LOS INDIOS, Texas – As thousands of Central American migrants are on either sides of U.S.-Mexican border before they head to destinations all over the United States, hundreds of their fellow countrymen are waiting to go south.

These are not the adults and unaccompanied youngsters making today’s headlines but transient visitors crossing into Mexico’s territory from across Los Indios, Texas, to Tapachula, a Mexican city near the Guatemalan border.

Known as transmigrants, these travelers are stranded today on FM 509 until the U.S. and Mexican give them the go ahead to go south.

Vehicles of all different makes and models can be seen over a 5-mile stretch of the highway from FM 800 to the Free Trade International Bridge, or the last stop before they cross into Mexico.

They included mostly Toyota, Nissan, Honda, Hyundai and Kia cars, trucks and SUVs, many of which are either dented or with engine problems and  taken to body and mechanic shops in Guatemala, Honduras, El Salvador and Belize.

Other drivers are also taking eighteen wheelers, buses and trucks hauling from a half to a dozen vehicles. A couple of boats and heavy machinery were being towed as well.

The drivers’ frustration was evident on Friday as many of them were forming clusters to talk about the situation they are facing.

“I left Wisconsin last Saturday (March 21),” Jose Till said. “I got here this Tuesday and won’t probably leave until next week.”

He said he is going to Belize to deliver two vehicles, one of which Till said it will be for spare parts.

His situation is the same as the many others who are now stranded on the side of FM 509 until they are told to go in groups of 50 to 100 vehicles.

Many interviewed on Friday said they get paid to drive the vehicles from cities from all over the United States to those Central American countries.

A few said they were to Nicaragua and Costa Rica.

Jovanis Sanchez, of Guatemala, said he left Houston on Sunday and has been on the farm-to-market road since Monday.

“I have been doing this job for the last thirty years,” he said, “but I have never run into something like this.”

Sanchez he usually makes the trips twice a year, adding this is his first since the pandemic was declared in March 2020.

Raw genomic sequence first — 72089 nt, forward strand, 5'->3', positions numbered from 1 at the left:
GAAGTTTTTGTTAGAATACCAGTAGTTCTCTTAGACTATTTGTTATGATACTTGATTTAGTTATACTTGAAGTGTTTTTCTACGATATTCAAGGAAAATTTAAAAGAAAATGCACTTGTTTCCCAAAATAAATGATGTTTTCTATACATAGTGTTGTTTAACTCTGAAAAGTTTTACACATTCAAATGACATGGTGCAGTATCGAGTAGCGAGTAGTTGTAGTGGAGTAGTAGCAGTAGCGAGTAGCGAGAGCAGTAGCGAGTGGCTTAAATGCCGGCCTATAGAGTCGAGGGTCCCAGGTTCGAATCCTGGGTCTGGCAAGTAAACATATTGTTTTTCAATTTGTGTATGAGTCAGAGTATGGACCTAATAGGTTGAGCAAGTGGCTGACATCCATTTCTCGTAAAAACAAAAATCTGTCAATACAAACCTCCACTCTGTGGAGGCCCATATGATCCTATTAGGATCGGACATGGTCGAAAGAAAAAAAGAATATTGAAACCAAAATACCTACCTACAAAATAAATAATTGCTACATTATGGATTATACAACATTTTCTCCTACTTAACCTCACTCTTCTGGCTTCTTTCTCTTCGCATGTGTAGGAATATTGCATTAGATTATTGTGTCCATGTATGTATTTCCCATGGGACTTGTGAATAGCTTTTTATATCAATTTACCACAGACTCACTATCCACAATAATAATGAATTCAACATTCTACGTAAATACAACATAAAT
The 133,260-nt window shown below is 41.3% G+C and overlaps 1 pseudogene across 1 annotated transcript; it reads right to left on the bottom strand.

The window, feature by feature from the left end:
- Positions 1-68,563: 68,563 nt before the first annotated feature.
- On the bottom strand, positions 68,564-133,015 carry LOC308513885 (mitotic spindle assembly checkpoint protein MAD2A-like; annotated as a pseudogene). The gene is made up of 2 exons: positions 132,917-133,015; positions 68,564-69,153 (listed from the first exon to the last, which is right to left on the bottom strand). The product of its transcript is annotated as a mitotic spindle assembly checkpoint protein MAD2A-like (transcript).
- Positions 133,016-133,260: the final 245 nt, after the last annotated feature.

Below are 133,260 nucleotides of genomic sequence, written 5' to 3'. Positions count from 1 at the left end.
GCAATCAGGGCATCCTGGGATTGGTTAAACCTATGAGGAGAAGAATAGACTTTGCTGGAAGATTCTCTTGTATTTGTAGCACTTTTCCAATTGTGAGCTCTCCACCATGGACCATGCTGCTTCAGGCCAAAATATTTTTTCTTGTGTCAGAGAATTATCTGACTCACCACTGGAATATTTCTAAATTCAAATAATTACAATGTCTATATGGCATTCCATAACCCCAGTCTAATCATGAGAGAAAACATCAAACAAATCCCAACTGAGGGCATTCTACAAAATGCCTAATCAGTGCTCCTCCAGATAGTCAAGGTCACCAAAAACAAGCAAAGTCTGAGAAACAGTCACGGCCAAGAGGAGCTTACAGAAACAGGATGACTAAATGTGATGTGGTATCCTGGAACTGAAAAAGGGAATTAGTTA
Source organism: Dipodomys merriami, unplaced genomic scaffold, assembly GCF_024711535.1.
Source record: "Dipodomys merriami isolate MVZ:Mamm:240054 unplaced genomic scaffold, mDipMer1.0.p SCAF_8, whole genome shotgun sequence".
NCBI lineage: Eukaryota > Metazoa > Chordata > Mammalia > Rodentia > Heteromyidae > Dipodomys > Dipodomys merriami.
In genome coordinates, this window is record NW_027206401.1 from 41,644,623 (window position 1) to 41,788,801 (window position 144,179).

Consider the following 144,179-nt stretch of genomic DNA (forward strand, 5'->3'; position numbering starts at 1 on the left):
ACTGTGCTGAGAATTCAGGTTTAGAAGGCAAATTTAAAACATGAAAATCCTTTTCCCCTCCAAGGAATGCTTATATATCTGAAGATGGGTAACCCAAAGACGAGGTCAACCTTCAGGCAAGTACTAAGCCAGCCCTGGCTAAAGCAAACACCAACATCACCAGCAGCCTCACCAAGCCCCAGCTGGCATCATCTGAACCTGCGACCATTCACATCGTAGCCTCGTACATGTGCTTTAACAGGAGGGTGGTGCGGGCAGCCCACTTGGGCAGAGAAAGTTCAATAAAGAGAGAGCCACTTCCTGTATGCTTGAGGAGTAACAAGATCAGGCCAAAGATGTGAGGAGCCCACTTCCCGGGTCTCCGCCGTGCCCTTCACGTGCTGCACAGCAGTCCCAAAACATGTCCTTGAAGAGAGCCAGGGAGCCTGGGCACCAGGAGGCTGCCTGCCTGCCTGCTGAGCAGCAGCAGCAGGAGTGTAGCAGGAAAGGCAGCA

He as well as the others drive a vehicle and haul another one because when the fee for all the paperwork required to take the vehicle into Mexico counts the two as one vehicles.

Currently the price charged by about the half dozen of businesses operating along Military Highway 281, called Transmigrant Agencies, is $550 for the two vehicles and $1,100 for larger rigs.

Victor Garza, who works for a business called Transmigrates Aguilas, said those are the rates they charge today.

He said part of the problem behind the backup of vehicles going south, is because the system at the Mexican Customs Office, or aduana, was down on Monday and Tuesday.

An employee with Transmigrantes Manny’s puts the blame on the upcoming Holy Week, or Semana Santa.

But the transmigrants said this is not the time of year for them to travel in such huge numbers like during the month of December.

Agustin Ronoca, of Guatemala, said he has never seen a day like today in the 30-plus years he has been talking vehicles to the Central American country.

The transmigrants said they have been sleeping in their vehicles and walking to grab something to eat at the nearest convenience store at FM 509 and Military or U.S. Highway 281.

German Gonzalez said he left Los Angeles a week ago this Friday.

“I have been here on this road for a week now,” he said. “If I am lucky, I will leave Monday or Tuesday.”

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